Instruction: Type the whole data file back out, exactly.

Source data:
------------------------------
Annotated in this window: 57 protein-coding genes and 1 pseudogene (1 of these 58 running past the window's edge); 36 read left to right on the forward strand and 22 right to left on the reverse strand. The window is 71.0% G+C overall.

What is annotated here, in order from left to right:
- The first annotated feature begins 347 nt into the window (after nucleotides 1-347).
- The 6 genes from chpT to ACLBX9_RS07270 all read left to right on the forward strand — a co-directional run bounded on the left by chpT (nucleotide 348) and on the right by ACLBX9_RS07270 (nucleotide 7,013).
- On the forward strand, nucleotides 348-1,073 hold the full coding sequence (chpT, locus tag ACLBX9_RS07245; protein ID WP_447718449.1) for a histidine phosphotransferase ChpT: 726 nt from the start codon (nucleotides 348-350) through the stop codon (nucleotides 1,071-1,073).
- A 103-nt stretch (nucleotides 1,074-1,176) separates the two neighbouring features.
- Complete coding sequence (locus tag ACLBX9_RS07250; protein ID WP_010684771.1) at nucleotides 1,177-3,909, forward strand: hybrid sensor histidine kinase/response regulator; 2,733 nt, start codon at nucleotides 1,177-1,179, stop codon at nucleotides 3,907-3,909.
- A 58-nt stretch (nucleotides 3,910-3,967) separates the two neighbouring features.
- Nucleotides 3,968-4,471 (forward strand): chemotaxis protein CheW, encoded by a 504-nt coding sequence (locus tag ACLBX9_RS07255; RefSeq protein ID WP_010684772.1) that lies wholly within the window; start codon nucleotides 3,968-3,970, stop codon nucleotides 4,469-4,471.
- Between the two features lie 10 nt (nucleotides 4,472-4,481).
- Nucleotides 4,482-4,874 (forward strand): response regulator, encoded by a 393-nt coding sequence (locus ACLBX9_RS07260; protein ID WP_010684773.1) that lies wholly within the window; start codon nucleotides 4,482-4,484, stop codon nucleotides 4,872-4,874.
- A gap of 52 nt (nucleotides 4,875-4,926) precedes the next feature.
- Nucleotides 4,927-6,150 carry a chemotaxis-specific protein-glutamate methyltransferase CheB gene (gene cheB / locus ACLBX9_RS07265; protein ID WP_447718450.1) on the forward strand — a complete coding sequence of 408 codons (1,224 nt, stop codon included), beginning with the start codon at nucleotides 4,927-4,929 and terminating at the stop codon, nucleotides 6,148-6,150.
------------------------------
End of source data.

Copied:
Annotated in this window: 57 protein-coding genes and 1 pseudogene (1 of these 58 running past the window's edge); 36 read left to right on the forward strand and 22 right to left on the reverse strand. The window is 71.0% G+C overall.

What is annotated here, in order from left to right:
- The first annotated feature begins 347 nt into the window (after nucleotides 1-347).
- The 6 genes from chpT to ACLBX9_RS07270 all read left to right on the forward strand — a co-directional run bounded on the left by chpT (nucleotide 348) and on the right by ACLBX9_RS07270 (nucleotide 7,013).
- On the forward strand, nucleotides 348-1,073 hold the full coding sequence (chpT, locus tag ACLBX9_RS07245; protein ID WP_447718449.1) for a histidine phosphotransferase ChpT: 726 nt from the start codon (nucleotides 348-350) through the stop codon (nucleotides 1,071-1,073).
- A 103-nt stretch (nucleotides 1,074-1,176) separates the two neighbouring features.
- Complete coding sequence (locus tag ACLBX9_RS07250; protein ID WP_010684771.1) at nucleotides 1,177-3,909, forward strand: hybrid sensor histidine kinase/response regulator; 2,733 nt, start codon at nucleotides 1,177-1,179, stop codon at nucleotides 3,907-3,909.
- A 58-nt stretch (nucleotides 3,910-3,967) separates the two neighbouring features.
- Nucleotides 3,968-4,471 (forward strand): chemotaxis protein CheW, encoded by a 504-nt coding sequence (locus tag ACLBX9_RS07255; RefSeq protein ID WP_010684772.1) that lies wholly within the window; start codon nucleotides 3,968-3,970, stop codon nucleotides 4,469-4,471.
- Between the two features lie 10 nt (nucleotides 4,472-4,481).
- Nucleotides 4,482-4,874 (forward strand): response regulator, encoded by a 393-nt coding sequence (locus ACLBX9_RS07260; protein ID WP_010684773.1) that lies wholly within the window; start codon nucleotides 4,482-4,484, stop codon nucleotides 4,872-4,874.
- A gap of 52 nt (nucleotides 4,875-4,926) precedes the next feature.
- Nucleotides 4,927-6,150 carry a chemotaxis-specific protein-glutamate methyltransferase CheB gene (gene cheB / locus ACLBX9_RS07265; protein ID WP_447718450.1) on the forward strand — a complete coding sequence of 408 codons (1,224 nt, stop codon included), beginning with the start codon at nucleotides 4,927-4,929 and terminating at the stop codon, nucleotides 6,148-6,150.